At the end of last month, the Beatles album “Sgt. Peppers’ Lonely Hearts Club Band” turned 50. To celebrate, The Economist’s James Tozer published a review and data analysis of the album on the magazine’s Prospero blog, which tracks books, arts and culture. (Matt McLean, a visual data journalist at the magazine, drew up the charts.)
In his piece, Tozer explains why the psychedelic album is a milestone in the band’s history while wondering out loud if its genius has been lost on the Spotify generation. He illustrates that second point with data from Spotify, showing that on the music streaming service, “not a single track from the album appears in the top 25 most played.”
Tozer concludes on a more positive note, though, suggesting that Sgt. Pepper, with its loose storyline, may have ushered in the era of concept albums, from The Who’s “Tommy” to Pink Floyd’s “The Wall.” Storybench caught up with Tozer to talk about being inventive in data sourcing and reporting data stories on deadline.
How did you get the data for this Beatles story?
There’s a Spotify dataset and there’s a progressive rock dataset. I ended up listening to the entire Beatles catalog and then the entire progressive rock dataset while I was working on it. I literally went through my Spotify account and looked at play counts. I collected the data in two different sections but none of the play counts had moved which is slightly suspicious. I didn’t have the time to go through the Spotify API.
How long did it take?
About a week.
Why take a data-driven approach to the Sgt. Pepper anniversary?
One of things distinctive things that the culture team tries to do, especially on Prospero, is to offer something empirical about a field that’s not that empirical. It’s something different. Take a film review, for example, everyone reviews the same film. But we try to do data-driven stuff for cultural stories. Like for new Batman film last year, one of our culture editors looked at the physical history of Batman. We took height and weight measurements of every actor that’s played Batman, from Adam West to Ben Affleck who looks like he’s on steroids. Quantitative stories tend to be more successful.
How do you find data on cultural stories that you wouldn’t necessarily associate with data?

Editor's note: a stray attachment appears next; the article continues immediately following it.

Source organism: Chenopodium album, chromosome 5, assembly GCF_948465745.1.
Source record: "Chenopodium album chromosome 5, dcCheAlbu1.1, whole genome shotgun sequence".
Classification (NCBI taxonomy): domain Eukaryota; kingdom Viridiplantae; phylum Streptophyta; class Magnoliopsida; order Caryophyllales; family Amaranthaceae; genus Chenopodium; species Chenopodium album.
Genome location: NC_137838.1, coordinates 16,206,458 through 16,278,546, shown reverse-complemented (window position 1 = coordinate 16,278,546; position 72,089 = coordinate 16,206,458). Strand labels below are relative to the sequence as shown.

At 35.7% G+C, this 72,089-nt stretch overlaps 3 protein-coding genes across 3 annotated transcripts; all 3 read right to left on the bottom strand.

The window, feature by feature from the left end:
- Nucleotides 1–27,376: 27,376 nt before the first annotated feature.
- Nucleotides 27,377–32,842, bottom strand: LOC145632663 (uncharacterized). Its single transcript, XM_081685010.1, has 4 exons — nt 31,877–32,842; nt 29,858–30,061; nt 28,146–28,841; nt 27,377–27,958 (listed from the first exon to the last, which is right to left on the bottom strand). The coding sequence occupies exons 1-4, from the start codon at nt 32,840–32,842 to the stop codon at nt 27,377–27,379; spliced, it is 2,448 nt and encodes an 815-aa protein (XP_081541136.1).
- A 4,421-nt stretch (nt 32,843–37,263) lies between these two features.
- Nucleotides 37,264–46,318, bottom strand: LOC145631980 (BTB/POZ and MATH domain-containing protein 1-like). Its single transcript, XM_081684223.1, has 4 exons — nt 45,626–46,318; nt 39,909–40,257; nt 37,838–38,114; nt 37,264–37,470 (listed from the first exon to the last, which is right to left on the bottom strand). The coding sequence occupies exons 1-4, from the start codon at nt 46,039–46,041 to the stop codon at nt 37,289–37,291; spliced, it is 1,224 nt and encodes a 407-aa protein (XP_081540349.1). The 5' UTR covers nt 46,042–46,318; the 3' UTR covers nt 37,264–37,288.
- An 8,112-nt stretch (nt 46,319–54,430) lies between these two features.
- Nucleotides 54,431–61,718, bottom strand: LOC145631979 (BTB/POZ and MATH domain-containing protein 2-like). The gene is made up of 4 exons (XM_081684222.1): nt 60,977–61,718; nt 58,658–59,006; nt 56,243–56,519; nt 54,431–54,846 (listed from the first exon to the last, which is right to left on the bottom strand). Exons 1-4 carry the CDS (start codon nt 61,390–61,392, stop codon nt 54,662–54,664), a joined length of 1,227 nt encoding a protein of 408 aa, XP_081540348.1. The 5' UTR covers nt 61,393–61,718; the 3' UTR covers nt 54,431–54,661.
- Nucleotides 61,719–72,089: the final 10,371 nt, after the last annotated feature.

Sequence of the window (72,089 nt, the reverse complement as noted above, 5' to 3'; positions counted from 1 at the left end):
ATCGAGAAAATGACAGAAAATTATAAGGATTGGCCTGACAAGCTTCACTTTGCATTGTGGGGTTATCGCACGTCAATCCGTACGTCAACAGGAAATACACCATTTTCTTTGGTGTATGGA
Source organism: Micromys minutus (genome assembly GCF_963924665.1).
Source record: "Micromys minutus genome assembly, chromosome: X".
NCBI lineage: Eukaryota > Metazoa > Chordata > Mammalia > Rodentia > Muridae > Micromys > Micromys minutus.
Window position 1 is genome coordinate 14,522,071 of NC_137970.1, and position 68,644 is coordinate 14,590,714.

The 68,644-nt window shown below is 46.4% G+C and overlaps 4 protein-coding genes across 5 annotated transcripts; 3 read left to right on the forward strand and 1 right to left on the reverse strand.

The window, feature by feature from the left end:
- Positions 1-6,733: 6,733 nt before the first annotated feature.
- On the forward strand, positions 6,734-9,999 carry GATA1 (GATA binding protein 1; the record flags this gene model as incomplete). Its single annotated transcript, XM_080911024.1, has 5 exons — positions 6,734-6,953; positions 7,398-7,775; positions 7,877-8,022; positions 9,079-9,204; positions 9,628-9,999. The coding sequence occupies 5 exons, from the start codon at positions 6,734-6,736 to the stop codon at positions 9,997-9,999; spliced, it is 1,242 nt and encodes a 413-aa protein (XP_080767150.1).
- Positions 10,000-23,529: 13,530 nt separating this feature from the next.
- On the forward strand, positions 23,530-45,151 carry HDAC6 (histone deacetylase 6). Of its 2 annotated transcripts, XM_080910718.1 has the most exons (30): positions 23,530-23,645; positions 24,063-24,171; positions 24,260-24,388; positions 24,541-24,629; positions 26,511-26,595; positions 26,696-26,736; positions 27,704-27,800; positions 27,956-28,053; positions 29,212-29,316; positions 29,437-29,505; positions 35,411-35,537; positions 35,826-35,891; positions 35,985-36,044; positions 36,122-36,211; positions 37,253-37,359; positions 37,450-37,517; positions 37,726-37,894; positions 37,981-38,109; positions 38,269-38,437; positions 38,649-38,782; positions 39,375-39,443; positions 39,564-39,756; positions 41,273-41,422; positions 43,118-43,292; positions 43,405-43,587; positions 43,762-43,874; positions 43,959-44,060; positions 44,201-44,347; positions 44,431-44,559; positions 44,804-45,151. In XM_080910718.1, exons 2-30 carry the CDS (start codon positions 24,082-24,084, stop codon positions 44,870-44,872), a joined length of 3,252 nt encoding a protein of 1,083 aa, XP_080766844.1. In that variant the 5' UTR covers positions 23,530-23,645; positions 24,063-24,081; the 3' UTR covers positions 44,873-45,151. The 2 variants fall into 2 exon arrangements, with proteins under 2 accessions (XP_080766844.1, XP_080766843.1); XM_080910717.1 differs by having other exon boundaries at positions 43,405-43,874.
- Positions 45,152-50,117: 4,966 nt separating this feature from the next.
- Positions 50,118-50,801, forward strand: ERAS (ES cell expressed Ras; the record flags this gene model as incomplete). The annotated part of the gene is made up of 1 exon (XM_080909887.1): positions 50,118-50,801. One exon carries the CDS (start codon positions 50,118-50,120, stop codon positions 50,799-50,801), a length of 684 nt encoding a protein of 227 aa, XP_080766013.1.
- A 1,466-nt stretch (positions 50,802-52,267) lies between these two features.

You often have to think out of the box about where you’re going to get data or what you want to measure. For a lot of these pop culture stories, there are very few effective measures of quality. It’s hard to know how influential something is, for example. I think Wikipedia is a very underused resource for this kind of thing. As a yardstick of popular opinion, it’s almost unsurpassable because of the number of people that are contributing to it.
“As a yardstick of popular opinion, Wikipedia is almost unsurpassable because of the number of people that are contributing to it.”
What advice do you have for people hoping to explore a story through data?
Try and think first about what you’re trying to measure. What are you trying to quantify and then be inventive about how you quantify it. You’re often talking about things that are very intangible and subjective. A film review in isolation, for example, is subjective. But if you’re inventive about it, you can add user ratings, Google search traffic, and more. You try and use some of kind of proxy for something that’s intangible.
Some of the most interesting things you can do is create your own datasets.
What tools did you use to clean, explore and visualize the data?
With more time, I’m sure you would have written a script for the Spotify API or done some deeper analysis. What’s your approach to different kinds of data stories?
It depends on how quantitatively ambitious you want to be. I have basic Python skills, it’s a really fun language and I use that for various things but that I tend to use on longer term projects. I think you can get through a lot using basic Excel. All the data-driven stories I write currently, probably fifty percent of them are things that I can quickly copy and paste or scrape out of a website and stick into a spreadsheet. Five hundred datapoints or less. There is a lot you can do on the lower end of the scale in terms of technical requirements.
Did you learn a lot of your data skills on the job?
Before I started here I only had very basic data literacy. It’s all kind of stuff I’ve acquired. There’s a lot that you can do just self-teaching. I think if you draw it as a learning curve, there are two plateaus. You can quickly get to the first hump.